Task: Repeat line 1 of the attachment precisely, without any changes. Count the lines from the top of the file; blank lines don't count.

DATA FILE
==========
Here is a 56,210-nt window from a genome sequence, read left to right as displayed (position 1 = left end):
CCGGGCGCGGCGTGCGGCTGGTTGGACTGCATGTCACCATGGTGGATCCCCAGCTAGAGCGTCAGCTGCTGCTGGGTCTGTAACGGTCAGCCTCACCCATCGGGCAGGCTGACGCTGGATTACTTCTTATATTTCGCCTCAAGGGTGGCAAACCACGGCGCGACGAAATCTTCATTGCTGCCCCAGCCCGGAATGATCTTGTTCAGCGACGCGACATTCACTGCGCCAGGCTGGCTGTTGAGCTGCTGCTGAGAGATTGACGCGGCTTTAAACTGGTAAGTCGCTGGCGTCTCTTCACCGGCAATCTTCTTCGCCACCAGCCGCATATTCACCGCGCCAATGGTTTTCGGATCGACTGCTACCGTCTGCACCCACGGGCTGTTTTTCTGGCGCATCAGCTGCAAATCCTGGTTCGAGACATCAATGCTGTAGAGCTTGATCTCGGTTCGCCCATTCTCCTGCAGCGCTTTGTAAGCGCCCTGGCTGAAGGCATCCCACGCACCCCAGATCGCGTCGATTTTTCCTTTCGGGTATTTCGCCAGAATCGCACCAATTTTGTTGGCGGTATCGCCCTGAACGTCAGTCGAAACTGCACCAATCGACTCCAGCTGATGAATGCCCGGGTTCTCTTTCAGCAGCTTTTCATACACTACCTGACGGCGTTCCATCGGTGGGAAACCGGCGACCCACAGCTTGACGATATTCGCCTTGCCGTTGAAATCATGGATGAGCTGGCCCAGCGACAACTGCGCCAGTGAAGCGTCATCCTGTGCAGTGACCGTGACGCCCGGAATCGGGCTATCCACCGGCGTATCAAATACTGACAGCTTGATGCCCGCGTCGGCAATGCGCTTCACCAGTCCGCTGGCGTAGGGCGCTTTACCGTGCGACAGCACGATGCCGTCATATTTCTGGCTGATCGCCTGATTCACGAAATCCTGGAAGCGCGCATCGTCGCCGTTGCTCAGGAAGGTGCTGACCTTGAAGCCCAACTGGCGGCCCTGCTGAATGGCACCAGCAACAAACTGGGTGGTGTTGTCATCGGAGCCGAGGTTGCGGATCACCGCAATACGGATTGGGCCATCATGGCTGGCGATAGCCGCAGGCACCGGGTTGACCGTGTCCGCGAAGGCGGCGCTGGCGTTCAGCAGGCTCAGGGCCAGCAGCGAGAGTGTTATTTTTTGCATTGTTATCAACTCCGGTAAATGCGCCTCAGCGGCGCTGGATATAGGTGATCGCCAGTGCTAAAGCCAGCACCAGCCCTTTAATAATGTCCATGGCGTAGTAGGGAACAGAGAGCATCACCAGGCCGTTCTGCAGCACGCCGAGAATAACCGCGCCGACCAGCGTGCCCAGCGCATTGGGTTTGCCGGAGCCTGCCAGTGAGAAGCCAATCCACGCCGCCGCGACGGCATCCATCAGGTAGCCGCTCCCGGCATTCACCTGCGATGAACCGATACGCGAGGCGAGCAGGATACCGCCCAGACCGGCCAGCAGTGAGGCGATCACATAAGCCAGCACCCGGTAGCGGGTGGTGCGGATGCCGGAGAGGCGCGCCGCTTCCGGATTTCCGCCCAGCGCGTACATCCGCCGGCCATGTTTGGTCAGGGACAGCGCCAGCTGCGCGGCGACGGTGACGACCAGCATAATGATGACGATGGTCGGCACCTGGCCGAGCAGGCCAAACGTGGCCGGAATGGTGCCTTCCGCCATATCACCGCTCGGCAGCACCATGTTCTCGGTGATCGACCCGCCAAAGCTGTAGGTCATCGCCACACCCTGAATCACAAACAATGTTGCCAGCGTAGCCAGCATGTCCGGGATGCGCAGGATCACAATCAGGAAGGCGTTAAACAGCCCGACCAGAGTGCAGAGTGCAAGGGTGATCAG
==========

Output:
Here is a 56,210-nt window from a genome sequence, read left to right as displayed (position 1 = left end):